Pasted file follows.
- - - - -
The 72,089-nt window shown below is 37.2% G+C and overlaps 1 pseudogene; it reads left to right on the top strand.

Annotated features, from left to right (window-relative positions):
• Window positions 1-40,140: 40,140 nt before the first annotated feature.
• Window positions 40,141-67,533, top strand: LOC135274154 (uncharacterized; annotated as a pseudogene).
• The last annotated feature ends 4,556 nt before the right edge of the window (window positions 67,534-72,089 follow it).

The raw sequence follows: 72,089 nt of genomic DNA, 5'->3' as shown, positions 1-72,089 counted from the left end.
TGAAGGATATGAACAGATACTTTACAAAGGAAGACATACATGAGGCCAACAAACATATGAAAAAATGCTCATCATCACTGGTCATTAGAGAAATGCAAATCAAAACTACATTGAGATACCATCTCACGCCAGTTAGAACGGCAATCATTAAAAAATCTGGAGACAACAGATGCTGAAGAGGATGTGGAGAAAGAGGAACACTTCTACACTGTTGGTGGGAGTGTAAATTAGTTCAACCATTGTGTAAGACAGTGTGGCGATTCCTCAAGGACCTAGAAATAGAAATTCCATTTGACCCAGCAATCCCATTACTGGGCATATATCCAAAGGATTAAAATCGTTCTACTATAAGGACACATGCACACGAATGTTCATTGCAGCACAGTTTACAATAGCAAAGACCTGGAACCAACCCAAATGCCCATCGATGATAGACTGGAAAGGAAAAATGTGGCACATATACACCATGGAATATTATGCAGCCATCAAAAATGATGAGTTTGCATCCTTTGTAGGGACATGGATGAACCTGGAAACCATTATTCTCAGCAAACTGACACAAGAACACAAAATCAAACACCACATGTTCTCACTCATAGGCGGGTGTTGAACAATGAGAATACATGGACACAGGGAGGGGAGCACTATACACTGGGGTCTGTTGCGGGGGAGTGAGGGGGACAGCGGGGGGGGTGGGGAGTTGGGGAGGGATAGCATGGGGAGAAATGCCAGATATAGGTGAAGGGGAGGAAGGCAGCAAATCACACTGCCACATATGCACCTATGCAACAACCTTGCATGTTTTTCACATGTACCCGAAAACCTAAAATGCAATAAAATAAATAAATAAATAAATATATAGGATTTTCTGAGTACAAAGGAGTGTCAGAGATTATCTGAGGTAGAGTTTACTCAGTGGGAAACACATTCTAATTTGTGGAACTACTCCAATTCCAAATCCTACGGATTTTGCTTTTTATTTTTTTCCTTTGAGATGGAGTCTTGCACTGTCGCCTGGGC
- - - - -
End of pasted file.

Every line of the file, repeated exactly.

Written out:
The 72,089-nt window shown below is 37.2% G+C and overlaps 1 pseudogene; it reads left to right on the top strand.

Annotated features, from left to right (window-relative positions):
• Window positions 1-40,140: 40,140 nt before the first annotated feature.
• Window positions 40,141-67,533, top strand: LOC135274154 (uncharacterized; annotated as a pseudogene).
• The last annotated feature ends 4,556 nt before the right edge of the window (window positions 67,534-72,089 follow it).

The raw sequence follows: 72,089 nt of genomic DNA, 5'->3' as shown, positions 1-72,089 counted from the left end.
TGAAGGATATGAACAGATACTTTACAAAGGAAGACATACATGAGGCCAACAAACATATGAAAAAATGCTCATCATCACTGGTCATTAGAGAAATGCAAATCAAAACTACATTGAGATACCATCTCACGCCAGTTAGAACGGCAATCATTAAAAAATCTGGAGACAACAGATGCTGAAGAGGATGTGGAGAAAGAGGAACACTTCTACACTGTTGGTGGGAGTGTAAATTAGTTCAACCATTGTGTAAGACAGTGTGGCGATTCCTCAAGGACCTAGAAATAGAAATTCCATTTGACCCAGCAATCCCATTACTGGGCATATATCCAAAGGATTAAAATCGTTCTACTATAAGGACACATGCACACGAATGTTCATTGCAGCACAGTTTACAATAGCAAAGACCTGGAACCAACCCAAATGCCCATCGATGATAGACTGGAAAGGAAAAATGTGGCACATATACACCATGGAATATTATGCAGCCATCAAAAATGATGAGTTTGCATCCTTTGTAGGGACATGGATGAACCTGGAAACCATTATTCTCAGCAAACTGACACAAGAACACAAAATCAAACACCACATGTTCTCACTCATAGGCGGGTGTTGAACAATGAGAATACATGGACACAGGGAGGGGAGCACTATACACTGGGGTCTGTTGCGGGGGAGTGAGGGGGACAGCGGGGGGGGTGGGGAGTTGGGGAGGGATAGCATGGGGAGAAATGCCAGATATAGGTGAAGGGGAGGAAGGCAGCAAATCACACTGCCACATATGCACCTATGCAACAACCTTGCATGTTTTTCACATGTACCCGAAAACCTAAAATGCAATAAAATAAATAAATAAATAAATATATAGGATTTTCTGAGTACAAAGGAGTGTCAGAGATTATCTGAGGTAGAGTTTACTCAGTGGGAAACACATTCTAATTTGTGGAACTACTCCAATTCCAAATCCTACGGATTTTGCTTTTTATTTTTTTCCTTTGAGATGGAGTCTTGCACTGTCGCCTGGGC